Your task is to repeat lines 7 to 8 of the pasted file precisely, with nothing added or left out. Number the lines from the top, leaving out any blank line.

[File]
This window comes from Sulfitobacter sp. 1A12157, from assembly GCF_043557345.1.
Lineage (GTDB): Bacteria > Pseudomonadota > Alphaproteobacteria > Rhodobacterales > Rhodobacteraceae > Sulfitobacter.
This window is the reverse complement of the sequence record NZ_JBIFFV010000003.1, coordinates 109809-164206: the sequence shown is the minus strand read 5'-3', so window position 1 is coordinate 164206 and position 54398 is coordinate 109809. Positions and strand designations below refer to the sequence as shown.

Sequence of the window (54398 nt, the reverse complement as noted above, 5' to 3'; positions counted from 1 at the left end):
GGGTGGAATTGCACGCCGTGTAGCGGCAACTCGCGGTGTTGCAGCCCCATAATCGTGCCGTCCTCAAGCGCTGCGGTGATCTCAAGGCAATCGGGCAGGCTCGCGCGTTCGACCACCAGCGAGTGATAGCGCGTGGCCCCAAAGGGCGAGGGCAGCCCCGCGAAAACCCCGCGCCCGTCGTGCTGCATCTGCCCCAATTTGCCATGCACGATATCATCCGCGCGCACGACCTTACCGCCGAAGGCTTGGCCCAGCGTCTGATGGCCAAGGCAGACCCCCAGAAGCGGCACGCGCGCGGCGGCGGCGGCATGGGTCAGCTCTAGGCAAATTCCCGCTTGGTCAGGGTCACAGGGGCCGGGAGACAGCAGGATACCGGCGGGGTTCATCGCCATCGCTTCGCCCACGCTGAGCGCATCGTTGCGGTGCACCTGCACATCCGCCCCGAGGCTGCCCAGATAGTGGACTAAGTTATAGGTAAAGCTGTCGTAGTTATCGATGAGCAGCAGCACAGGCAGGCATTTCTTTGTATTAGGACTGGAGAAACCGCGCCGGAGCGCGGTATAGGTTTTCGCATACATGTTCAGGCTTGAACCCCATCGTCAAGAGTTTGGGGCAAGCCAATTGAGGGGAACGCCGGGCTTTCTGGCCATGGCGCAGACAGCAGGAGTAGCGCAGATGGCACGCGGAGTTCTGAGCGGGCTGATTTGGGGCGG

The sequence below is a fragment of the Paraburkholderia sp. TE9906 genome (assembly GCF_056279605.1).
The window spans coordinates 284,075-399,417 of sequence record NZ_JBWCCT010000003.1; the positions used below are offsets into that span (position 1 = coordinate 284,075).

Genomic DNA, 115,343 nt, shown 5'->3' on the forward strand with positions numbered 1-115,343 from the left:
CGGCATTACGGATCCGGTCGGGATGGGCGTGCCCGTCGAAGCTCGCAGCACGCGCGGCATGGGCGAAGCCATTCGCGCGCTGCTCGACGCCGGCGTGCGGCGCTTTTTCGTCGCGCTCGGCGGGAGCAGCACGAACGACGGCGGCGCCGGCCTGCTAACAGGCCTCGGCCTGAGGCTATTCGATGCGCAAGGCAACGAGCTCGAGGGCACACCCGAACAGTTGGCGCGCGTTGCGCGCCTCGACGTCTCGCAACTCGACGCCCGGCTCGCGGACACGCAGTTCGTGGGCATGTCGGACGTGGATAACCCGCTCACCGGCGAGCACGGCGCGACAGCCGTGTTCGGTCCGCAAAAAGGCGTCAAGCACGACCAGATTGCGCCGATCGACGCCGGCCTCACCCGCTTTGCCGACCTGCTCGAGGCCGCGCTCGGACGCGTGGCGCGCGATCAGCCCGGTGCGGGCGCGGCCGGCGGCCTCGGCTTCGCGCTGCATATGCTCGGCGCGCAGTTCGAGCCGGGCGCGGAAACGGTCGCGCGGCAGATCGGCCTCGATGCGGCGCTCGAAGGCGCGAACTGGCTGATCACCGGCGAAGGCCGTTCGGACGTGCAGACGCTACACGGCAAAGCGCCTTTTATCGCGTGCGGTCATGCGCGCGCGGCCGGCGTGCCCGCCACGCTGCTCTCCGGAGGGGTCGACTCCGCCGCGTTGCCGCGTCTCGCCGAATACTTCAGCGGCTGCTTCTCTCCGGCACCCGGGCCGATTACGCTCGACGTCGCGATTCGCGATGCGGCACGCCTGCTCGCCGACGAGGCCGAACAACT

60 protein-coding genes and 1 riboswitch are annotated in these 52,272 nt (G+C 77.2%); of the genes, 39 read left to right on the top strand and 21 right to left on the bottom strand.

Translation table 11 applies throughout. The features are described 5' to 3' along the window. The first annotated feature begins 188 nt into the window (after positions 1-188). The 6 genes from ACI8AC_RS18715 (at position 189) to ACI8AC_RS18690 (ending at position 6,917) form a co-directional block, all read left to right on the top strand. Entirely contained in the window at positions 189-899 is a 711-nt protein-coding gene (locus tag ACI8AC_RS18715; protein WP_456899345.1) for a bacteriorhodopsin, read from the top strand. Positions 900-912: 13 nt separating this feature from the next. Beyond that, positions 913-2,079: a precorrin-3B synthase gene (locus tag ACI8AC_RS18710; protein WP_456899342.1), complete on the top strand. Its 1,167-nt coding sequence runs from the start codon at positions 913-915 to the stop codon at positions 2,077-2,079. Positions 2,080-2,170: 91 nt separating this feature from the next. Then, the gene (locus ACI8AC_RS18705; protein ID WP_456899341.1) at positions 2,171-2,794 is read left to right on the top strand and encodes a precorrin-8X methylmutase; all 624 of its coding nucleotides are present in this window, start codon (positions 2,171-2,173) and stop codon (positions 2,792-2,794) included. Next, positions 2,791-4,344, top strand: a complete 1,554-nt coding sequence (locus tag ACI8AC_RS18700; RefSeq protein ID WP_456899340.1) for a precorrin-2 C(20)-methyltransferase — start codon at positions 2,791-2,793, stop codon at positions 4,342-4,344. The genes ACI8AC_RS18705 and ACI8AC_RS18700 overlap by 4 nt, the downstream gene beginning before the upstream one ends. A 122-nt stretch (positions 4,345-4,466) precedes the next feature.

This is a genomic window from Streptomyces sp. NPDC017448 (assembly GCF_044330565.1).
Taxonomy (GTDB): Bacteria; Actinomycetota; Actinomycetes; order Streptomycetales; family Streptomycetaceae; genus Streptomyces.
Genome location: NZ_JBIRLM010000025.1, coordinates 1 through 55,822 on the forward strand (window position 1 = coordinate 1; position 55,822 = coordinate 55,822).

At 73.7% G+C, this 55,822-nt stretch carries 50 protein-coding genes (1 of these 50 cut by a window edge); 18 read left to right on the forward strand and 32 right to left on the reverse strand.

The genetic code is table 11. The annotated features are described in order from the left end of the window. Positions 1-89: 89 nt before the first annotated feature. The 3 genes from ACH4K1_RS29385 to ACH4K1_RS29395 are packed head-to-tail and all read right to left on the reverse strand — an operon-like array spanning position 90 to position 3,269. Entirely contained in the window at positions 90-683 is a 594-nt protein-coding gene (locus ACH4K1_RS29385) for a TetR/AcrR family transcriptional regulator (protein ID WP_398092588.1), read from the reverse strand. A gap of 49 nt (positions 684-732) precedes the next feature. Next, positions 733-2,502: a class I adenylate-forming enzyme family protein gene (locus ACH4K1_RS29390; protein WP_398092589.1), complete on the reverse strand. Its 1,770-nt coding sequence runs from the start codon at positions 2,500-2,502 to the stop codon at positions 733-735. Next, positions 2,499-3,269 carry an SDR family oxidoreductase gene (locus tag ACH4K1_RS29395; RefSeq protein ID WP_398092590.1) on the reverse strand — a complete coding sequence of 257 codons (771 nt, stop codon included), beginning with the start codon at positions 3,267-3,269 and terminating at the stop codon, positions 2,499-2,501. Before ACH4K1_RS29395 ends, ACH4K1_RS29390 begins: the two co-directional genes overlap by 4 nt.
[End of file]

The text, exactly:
The window spans coordinates 284,075-399,417 of sequence record NZ_JBWCCT010000003.1; the positions used below are offsets into that span (position 1 = coordinate 284,075).

Genomic DNA, 115,343 nt, shown 5'->3' on the forward strand with positions numbered 1-115,343 from the left: